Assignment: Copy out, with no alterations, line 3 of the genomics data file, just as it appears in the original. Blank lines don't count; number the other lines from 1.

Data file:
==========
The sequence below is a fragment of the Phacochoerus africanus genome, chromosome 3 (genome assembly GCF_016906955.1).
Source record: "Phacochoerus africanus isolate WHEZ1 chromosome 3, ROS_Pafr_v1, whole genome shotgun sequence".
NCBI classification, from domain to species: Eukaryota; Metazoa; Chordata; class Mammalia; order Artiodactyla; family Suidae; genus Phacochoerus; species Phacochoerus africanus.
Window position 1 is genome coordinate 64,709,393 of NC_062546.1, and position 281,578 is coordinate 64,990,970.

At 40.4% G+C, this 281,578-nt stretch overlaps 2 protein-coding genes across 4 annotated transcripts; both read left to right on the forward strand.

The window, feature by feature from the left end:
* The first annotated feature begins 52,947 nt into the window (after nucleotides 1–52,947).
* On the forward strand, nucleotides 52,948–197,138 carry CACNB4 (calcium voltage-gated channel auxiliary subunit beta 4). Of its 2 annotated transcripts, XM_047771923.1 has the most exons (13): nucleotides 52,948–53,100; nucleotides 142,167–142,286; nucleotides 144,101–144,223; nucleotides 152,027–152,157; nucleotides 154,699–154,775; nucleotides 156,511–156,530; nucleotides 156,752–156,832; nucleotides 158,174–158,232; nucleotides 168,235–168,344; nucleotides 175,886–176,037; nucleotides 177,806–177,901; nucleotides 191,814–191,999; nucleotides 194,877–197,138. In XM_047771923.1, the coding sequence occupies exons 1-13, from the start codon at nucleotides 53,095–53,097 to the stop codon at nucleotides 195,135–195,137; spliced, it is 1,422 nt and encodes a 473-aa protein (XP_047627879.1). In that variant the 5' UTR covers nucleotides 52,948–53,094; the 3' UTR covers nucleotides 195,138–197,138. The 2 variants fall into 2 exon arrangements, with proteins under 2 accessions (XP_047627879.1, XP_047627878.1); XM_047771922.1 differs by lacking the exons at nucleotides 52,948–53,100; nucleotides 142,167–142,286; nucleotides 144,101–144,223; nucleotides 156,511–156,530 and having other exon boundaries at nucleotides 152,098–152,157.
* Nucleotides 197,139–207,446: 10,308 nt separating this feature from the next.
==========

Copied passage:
NCBI classification, from domain to species: Eukaryota; Metazoa; Chordata; class Mammalia; order Artiodactyla; family Suidae; genus Phacochoerus; species Phacochoerus africanus.